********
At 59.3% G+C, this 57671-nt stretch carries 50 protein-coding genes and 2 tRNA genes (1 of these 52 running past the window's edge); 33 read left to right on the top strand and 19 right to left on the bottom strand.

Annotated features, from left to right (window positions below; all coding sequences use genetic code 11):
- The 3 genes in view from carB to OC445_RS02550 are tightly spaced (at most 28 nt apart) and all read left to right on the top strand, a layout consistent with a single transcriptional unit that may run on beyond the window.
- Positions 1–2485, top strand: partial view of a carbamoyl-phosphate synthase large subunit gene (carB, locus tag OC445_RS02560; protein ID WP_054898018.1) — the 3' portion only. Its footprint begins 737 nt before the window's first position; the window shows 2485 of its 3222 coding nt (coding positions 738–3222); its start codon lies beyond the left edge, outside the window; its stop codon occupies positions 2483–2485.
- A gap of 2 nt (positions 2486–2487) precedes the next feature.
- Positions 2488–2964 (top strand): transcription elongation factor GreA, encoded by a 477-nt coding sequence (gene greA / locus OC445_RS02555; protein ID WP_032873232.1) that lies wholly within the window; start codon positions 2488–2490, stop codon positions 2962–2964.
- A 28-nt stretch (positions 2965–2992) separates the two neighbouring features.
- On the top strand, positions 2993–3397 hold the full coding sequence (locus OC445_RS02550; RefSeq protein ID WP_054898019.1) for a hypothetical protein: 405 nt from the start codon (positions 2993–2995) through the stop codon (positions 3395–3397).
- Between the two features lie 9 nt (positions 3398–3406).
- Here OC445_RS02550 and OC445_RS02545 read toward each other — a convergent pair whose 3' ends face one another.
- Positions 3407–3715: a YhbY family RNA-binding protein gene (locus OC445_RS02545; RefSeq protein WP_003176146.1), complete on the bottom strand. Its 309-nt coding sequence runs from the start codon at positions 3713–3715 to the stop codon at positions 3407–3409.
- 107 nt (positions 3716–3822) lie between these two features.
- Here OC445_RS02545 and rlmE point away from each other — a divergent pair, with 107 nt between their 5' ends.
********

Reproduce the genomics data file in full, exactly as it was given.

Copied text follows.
At 59.3% G+C, this 57671-nt stretch carries 50 protein-coding genes and 2 tRNA genes (1 of these 52 running past the window's edge); 33 read left to right on the top strand and 19 right to left on the bottom strand.

Annotated features, from left to right (window positions below; all coding sequences use genetic code 11):
- The 3 genes in view from carB to OC445_RS02550 are tightly spaced (at most 28 nt apart) and all read left to right on the top strand, a layout consistent with a single transcriptional unit that may run on beyond the window.
- Positions 1–2485, top strand: partial view of a carbamoyl-phosphate synthase large subunit gene (carB, locus tag OC445_RS02560; protein ID WP_054898018.1) — the 3' portion only. Its footprint begins 737 nt before the window's first position; the window shows 2485 of its 3222 coding nt (coding positions 738–3222); its start codon lies beyond the left edge, outside the window; its stop codon occupies positions 2483–2485.
- A gap of 2 nt (positions 2486–2487) precedes the next feature.
- Positions 2488–2964 (top strand): transcription elongation factor GreA, encoded by a 477-nt coding sequence (gene greA / locus OC445_RS02555; protein ID WP_032873232.1) that lies wholly within the window; start codon positions 2488–2490, stop codon positions 2962–2964.
- A 28-nt stretch (positions 2965–2992) separates the two neighbouring features.
- On the top strand, positions 2993–3397 hold the full coding sequence (locus OC445_RS02550; RefSeq protein ID WP_054898019.1) for a hypothetical protein: 405 nt from the start codon (positions 2993–2995) through the stop codon (positions 3395–3397).
- Between the two features lie 9 nt (positions 3398–3406).
- Here OC445_RS02550 and OC445_RS02545 read toward each other — a convergent pair whose 3' ends face one another.
- Positions 3407–3715: a YhbY family RNA-binding protein gene (locus OC445_RS02545; RefSeq protein WP_003176146.1), complete on the bottom strand. Its 309-nt coding sequence runs from the start codon at positions 3713–3715 to the stop codon at positions 3407–3409.
- 107 nt (positions 3716–3822) lie between these two features.
- Here OC445_RS02545 and rlmE point away from each other — a divergent pair, with 107 nt between their 5' ends.